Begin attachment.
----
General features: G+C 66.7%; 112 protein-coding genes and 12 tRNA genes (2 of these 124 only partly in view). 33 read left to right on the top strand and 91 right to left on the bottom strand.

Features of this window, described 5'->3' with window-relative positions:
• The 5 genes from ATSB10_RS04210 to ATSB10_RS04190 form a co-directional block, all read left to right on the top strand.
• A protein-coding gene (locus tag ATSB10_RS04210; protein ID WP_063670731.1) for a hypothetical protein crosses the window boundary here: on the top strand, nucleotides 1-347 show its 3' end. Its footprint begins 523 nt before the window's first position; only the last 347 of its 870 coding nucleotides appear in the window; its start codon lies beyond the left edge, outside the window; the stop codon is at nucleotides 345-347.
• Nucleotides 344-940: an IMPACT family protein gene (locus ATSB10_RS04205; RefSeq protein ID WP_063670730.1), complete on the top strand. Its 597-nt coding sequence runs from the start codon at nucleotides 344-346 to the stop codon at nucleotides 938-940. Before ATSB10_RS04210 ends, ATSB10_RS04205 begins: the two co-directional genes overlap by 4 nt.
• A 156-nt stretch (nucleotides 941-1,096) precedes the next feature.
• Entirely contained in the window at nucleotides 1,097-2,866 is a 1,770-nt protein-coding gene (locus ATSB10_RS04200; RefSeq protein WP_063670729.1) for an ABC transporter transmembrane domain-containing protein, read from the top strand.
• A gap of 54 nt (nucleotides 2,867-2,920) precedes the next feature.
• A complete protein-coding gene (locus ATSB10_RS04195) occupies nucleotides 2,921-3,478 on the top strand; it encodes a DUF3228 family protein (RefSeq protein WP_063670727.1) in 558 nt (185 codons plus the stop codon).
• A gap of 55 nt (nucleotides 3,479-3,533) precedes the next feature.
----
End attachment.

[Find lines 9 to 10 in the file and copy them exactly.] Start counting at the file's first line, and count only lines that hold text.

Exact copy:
• A complete protein-coding gene (locus ATSB10_RS04195) occupies nucleotides 2,921-3,478 on the top strand; it encodes a DUF3228 family protein (RefSeq protein WP_063670727.1) in 558 nt (185 codons plus the stop codon).
• A gap of 55 nt (nucleotides 3,479-3,533) precedes the next feature.